The picture above was taken from a similar vantage point, and is the other red, the more powerful and better handling C6 Coupe that Brian has refined to the point where it is a very serious track car and in the emails and text messages that followed, the enthusiasm of the Buckles had proved contagious with the Kenny household. It would prove to be a weekend where messages would be traded rapidly as we kept tabs on each other’s progress.

For us, perhaps the most significant change with switching to the C5 Z06 was the switch from an automatic transmission to a manual. Simply lifting on the automatic, on approach to a turn, and the C6 ‘Vette would change up a gear. Step on the gas, and all too often, the C6 ‘Vette would change down two gears – usually at a very inappropriate time – and the resultant torque delivery would break the rear end free. Furthermore, the final ratio was very small – 2.40:1, or thereabouts – and the big C6 ‘Vette would simply bog exiting the turn. Using the paddle shifts was even trickier, as the time-delay was so sizable that you would be pressing the peddle at 5,000 rpm simply hoping it all would happen, as the tachometer needle swung up to the 6,250 rpm mark. In the end, it proved to be all rather hit-and-miss and difficult to manage, to where consistency of any sort would result.

Margo and I would be splitting time, with Margo registered for the morning sessions while I would take the afternoon. The event was lightly attended, although the following days would be catering to an outing of the local region of the Porsche Owners Club, and early afternoon many more luxurious transporters did began to arrive. But with so few cars on track, the day wasn’t divided into sessions but rather, you could enter the track at any time, and stay on the track for as long as you liked. For Margo and me, however, we didn’t push past 30 minutes so this gave us the opportunity to be on track for four separate stints each.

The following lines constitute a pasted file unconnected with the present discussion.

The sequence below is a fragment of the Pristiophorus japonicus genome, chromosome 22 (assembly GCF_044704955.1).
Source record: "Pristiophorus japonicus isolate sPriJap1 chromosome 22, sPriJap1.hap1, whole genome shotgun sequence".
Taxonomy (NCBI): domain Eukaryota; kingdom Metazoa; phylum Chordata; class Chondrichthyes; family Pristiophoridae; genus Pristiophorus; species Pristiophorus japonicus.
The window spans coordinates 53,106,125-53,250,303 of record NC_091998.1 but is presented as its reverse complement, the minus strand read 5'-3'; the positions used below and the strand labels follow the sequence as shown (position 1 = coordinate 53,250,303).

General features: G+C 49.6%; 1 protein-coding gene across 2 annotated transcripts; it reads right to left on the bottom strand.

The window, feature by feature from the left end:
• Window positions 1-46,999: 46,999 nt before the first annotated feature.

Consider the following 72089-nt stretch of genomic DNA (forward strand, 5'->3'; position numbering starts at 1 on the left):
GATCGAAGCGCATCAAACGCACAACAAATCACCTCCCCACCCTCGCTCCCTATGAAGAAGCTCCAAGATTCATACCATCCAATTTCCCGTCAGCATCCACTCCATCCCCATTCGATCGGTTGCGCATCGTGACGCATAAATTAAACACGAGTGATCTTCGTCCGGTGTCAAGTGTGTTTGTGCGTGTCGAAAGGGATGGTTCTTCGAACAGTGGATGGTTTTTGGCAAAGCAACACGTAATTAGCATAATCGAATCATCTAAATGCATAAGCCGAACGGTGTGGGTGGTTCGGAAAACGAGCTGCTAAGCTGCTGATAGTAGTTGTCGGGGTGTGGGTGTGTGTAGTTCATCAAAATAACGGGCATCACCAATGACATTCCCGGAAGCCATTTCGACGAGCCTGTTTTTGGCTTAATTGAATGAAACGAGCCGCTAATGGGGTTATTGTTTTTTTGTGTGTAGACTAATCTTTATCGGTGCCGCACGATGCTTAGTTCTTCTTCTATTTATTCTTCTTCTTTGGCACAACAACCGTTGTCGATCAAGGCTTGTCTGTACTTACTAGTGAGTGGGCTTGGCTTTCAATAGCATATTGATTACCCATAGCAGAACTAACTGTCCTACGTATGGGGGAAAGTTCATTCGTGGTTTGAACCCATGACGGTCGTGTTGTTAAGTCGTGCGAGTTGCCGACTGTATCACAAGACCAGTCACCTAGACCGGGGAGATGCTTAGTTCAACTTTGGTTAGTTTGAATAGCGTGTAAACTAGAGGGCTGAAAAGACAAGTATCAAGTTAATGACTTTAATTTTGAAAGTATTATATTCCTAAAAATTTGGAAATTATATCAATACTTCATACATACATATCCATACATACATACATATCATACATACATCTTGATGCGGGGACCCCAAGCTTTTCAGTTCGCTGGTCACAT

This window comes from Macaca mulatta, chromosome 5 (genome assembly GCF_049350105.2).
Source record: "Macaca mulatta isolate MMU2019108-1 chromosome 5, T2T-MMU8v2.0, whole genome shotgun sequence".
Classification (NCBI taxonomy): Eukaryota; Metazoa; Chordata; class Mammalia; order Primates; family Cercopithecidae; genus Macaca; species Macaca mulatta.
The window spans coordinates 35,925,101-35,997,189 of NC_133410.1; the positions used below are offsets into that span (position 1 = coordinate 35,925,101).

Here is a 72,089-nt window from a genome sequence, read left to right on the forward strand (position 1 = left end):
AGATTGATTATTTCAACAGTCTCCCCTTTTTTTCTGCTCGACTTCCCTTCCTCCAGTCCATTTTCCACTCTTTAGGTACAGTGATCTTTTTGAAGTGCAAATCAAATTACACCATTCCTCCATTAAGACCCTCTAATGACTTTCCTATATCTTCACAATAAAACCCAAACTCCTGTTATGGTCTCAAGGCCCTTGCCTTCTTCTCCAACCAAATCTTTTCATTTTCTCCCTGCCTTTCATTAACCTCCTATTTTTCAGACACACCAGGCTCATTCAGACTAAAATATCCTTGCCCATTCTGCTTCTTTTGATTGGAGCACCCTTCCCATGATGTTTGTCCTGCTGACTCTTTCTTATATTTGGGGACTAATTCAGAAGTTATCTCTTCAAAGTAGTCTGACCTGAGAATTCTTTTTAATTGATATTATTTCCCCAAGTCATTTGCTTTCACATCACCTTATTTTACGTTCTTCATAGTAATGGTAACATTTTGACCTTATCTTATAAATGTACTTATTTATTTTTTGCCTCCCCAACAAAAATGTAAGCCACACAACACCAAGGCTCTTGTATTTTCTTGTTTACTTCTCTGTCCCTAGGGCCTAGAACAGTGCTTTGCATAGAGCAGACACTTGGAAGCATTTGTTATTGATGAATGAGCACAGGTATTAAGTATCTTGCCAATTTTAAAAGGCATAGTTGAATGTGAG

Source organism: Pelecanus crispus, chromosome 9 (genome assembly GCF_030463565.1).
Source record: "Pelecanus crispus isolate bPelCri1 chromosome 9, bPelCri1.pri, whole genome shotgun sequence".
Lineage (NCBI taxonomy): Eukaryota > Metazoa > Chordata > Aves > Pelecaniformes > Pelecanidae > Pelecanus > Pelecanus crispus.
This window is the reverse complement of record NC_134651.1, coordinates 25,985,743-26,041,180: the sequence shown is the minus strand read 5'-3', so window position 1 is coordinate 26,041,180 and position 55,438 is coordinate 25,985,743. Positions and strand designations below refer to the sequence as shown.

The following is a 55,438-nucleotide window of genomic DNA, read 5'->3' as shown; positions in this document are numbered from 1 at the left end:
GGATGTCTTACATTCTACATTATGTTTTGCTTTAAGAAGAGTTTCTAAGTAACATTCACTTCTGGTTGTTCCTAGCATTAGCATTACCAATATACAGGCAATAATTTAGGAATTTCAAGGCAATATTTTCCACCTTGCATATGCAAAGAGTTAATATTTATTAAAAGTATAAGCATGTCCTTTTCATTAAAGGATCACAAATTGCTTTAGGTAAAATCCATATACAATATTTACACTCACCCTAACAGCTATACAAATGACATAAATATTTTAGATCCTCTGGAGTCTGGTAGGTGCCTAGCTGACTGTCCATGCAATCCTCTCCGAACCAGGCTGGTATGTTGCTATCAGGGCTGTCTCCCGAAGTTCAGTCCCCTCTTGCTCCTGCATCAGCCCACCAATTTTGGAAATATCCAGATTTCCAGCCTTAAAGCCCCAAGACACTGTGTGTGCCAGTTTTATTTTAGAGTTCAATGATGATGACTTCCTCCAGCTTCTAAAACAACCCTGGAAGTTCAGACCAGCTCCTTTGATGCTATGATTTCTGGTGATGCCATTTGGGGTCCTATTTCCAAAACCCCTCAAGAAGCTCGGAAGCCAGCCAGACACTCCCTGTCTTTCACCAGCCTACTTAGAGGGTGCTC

While this was to be my first outing in the C5 Z06, this wasn’t the case for Margo. On the previous Sunday, Margo had registered with the NASA Rocky Mountain region to participate in their HPDE sessions at the Pikes Peak International Raceway (PPIR). A little over 100 miles due south of us, it called for a very early morning ”wake-up call”, but it was going to be the first time we took out our new Featherlite trailer, loading up the C5 Z06, and towing it behind our SUV – a shake-down trial for me with respect to making sure I had the tie-downs secured correctly, the right race ramps purchased to alleviate any painful front-end (of the ‘Vette) scraping, and in general, just to see if I could handle it all. And handle it all I was able to do, even as we drove through overnight snow as we passed through Colorado Springs.